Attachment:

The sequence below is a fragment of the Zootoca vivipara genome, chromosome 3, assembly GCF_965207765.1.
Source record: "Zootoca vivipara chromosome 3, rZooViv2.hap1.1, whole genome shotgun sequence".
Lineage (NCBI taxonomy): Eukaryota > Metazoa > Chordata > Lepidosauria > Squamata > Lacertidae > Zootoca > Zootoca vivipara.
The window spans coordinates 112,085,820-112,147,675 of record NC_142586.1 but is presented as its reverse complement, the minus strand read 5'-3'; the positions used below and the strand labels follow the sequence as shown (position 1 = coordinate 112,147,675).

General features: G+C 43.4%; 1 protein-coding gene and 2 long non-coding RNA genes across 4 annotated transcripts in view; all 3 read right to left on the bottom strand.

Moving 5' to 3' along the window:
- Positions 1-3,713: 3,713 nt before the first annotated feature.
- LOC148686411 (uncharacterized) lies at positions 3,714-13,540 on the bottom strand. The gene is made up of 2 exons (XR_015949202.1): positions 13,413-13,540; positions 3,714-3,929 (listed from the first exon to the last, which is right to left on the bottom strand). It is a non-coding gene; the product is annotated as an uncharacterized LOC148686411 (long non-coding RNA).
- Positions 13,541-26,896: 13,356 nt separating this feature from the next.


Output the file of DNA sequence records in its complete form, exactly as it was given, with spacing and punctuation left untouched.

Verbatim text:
The sequence below is a fragment of the Zootoca vivipara genome, chromosome 3, assembly GCF_965207765.1.
Source record: "Zootoca vivipara chromosome 3, rZooViv2.hap1.1, whole genome shotgun sequence".
Lineage (NCBI taxonomy): Eukaryota > Metazoa > Chordata > Lepidosauria > Squamata > Lacertidae > Zootoca > Zootoca vivipara.
The window spans coordinates 112,085,820-112,147,675 of record NC_142586.1 but is presented as its reverse complement, the minus strand read 5'-3'; the positions used below and the strand labels follow the sequence as shown (position 1 = coordinate 112,147,675).

General features: G+C 43.4%; 1 protein-coding gene and 2 long non-coding RNA genes across 4 annotated transcripts in view; all 3 read right to left on the bottom strand.

Moving 5' to 3' along the window:
- Positions 1-3,713: 3,713 nt before the first annotated feature.
- LOC148686411 (uncharacterized) lies at positions 3,714-13,540 on the bottom strand. The gene is made up of 2 exons (XR_015949202.1): positions 13,413-13,540; positions 3,714-3,929 (listed from the first exon to the last, which is right to left on the bottom strand). It is a non-coding gene; the product is annotated as an uncharacterized LOC148686411 (long non-coding RNA).
- Positions 13,541-26,896: 13,356 nt separating this feature from the next.